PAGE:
Choosing a school for your son or daughter is one of the most important decisions any parent will make. There is a huge global choice for parents with schools catering for just about every sort of child – which of course is one of the reasons why independent schooling in the UK is flourishing; there really is a school to suit every child and their interests. (advertorial)
However, choosing a school when you are based in a different country can be twice as difficult. Lack of local knowledge and recommendation can lead the international parent to become overly reliant on basic results and league table position, which can often result in finding a school which does not offer the best balance for their child as an international boarder.
Those of us who work professionally in the Independent School sector appreciate the challenges facing parents as they decide on the right place to invest in their child’s future. We are aware of the variety of experience each school offers and the difficulty in providing hard and fast guidelines to assist in making this decision.
There are a few essential areas which should be investigated at an early stage:
Full boarding and all-round education offer
The first question to ask of a prospective school is whether the school offers full boarding and – most importantly – what is the number of students in that category. Crucially, how many boarders are in for Sunday breakfast? Many UK boarding schools are increasingly offering weekly and flexible boarding and whilst these options may work well for local UK parents, they will not provide the support and friendship groups throughout the week that an international boarder requires and deserves. There are some excellent boarding schools in the UK which provide astonishing value for money despite what might at first seem a high termly fee. A good boarding school will provide a genuine all-round education with the academic and the extra-curricular experience merging into one continuous programme. The 24/7 nature of boarding schools provide a wonderfully stimulating environment for children, along with outstanding pastoral care and facilities.
International pupils add a wonderful global perspective to any boarding community and their presence in the mix of pupils helps broaden local horizons and has been a key feature of most UK boarding schools over many years. How well the prospective school has maintained the balance of nationalities within its community is a key consideration. It is worth asking for a detailed breakdown of the percentages of nationalities and crucially if the balance is towards any one country or region.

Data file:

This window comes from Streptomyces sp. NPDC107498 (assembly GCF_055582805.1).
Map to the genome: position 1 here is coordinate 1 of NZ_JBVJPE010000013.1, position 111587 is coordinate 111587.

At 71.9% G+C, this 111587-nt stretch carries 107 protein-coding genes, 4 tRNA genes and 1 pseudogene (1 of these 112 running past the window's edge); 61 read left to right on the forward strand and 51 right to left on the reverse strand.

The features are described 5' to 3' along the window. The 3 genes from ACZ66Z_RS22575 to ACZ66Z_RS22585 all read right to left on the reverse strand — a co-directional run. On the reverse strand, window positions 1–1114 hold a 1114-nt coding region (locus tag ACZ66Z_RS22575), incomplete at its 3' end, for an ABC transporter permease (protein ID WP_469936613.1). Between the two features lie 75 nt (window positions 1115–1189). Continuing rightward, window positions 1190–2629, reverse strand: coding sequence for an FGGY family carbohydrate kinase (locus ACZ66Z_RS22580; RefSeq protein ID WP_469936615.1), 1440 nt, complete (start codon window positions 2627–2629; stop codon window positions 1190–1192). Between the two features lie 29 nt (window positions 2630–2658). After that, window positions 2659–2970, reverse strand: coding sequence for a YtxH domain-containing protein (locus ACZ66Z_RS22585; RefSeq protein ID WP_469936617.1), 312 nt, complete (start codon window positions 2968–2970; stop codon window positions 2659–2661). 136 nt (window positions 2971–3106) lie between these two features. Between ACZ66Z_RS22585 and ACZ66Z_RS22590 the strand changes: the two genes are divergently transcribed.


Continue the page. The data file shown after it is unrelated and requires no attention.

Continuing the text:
Academic set-up and teaching
Of course academic results do matter when choosing a school, but there are more sophisticated ways of assessing academic success rather than a basic ranking. For example, how does the school set, stream or band pupils upon their ability? What size are the classes? Some UK schools have exceptionally low class sizes and this can mean far more individual support and guidance is possible than can be provided elsewhere in the world.
And, the quality of the teaching matters a great deal. All independent schools in the UK are inspected on average every 6 years and the inspection reports are available online through the Independent School Inspectorate. This is usually a good guide for parents as to the quality of the teaching and gives a far better insight than merely how selective the school has been when recruiting pupils. The final area to consider is the range of destinations that the leavers go on to and how well the school has prepared students of different abilities for higher education courses which suit their strengths.
Visiting prospective schools
Visiting a school often provides one of the best opportunities to see a school at its natural best. In my experience, schools are very open when showing parents around on individual tours and most good schools will involve a pupil guide as part of your tour as well as a member of staff. Do quiz your pupil guide as to their experience at school; it is often their honesty and sincerity which both sells the school and gives you the most valuable opinions.
Use your visits to gauge how you feel your individual son or daughter will fit in to the school; make sure you fully understand what the school offers and expects from its pupils and whether this will suit your child; if it doesn’t – they won’t be happy. Your gut instinct has much to do with your decision but if you are still unsure, just watch your son or daughter’s reaction when they visit; this is usually the most instructive indicator you can possibly have.
The Millfield Admissions team will be in Kenya in June 2016; please email email@example.com to make an appointment.
Millfield: Facts and Figures
Millfield (ages 13-18)
- Millfield is the largest co-educational boarding school in the UK with 1250 pupils, 950 of which are full boarders
- It has 250 international pupils from 65 nationalities
- Around 200 British boarding pupils are British residents living overseas
- Millfield’s Top 100 pupils in 2015 achieved a 90.2% A*-B pass rate.
- Our 2015 leavers have gone on to over 90 different UK and overseas universities and colleges: 29% Russell Group, 16% US & Canadian universities.
Millfield Prep School (ages 2-13)
- Millfield Prep offers full boarding from ages 7 upwards
- The school has 400 pupils of which 135 are full boarders
- There are 58 international pupils comprising of around 20 nationalities
- 20 pupils are British residents living overseas
Article by James Postle, Registrar at Millfield School